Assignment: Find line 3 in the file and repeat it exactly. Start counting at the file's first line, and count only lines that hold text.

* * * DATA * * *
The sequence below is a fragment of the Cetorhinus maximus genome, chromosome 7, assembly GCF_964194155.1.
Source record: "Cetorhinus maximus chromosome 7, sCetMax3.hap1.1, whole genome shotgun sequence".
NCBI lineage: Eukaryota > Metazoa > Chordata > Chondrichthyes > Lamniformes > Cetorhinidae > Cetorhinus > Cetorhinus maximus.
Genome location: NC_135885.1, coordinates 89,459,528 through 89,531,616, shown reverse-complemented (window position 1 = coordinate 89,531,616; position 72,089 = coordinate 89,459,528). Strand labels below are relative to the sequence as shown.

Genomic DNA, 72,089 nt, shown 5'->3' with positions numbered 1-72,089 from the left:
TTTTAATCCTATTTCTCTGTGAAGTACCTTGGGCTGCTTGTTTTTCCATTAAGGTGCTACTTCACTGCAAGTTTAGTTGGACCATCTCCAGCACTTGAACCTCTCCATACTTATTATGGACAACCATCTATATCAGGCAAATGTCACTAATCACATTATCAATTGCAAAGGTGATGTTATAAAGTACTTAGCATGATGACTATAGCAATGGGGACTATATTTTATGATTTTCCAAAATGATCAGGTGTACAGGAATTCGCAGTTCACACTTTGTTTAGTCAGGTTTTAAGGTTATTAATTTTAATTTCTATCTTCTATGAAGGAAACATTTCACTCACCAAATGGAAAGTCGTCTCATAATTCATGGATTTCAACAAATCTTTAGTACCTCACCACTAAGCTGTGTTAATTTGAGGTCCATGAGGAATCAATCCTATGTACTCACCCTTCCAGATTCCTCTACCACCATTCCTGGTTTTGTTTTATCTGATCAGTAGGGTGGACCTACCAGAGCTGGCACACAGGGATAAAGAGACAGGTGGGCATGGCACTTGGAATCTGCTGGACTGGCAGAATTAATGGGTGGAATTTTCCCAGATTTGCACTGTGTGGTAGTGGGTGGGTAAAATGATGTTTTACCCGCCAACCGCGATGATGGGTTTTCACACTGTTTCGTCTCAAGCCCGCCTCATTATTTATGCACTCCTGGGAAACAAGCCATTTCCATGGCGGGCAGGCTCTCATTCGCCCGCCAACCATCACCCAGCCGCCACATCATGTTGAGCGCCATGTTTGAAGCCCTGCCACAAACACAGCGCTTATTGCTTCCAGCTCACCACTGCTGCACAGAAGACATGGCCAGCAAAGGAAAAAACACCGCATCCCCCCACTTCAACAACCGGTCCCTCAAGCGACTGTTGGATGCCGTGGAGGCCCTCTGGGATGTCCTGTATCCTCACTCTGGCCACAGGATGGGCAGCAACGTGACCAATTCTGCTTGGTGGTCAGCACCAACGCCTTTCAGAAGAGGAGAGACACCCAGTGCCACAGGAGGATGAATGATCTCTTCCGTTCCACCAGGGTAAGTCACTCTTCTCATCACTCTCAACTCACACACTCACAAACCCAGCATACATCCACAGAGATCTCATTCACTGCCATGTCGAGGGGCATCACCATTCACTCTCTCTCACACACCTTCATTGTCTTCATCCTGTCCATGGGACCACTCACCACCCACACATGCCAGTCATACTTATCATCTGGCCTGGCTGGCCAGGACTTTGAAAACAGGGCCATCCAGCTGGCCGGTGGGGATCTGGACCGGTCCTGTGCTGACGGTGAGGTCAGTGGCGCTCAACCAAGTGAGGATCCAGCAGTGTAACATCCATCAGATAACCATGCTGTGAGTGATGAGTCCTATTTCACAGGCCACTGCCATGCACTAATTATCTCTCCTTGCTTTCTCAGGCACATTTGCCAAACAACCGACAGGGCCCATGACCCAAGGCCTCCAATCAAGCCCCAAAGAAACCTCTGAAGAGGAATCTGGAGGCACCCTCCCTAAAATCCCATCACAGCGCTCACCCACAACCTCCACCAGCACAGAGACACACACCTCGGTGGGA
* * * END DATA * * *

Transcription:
NCBI lineage: Eukaryota > Metazoa > Chordata > Chondrichthyes > Lamniformes > Cetorhinidae > Cetorhinus > Cetorhinus maximus.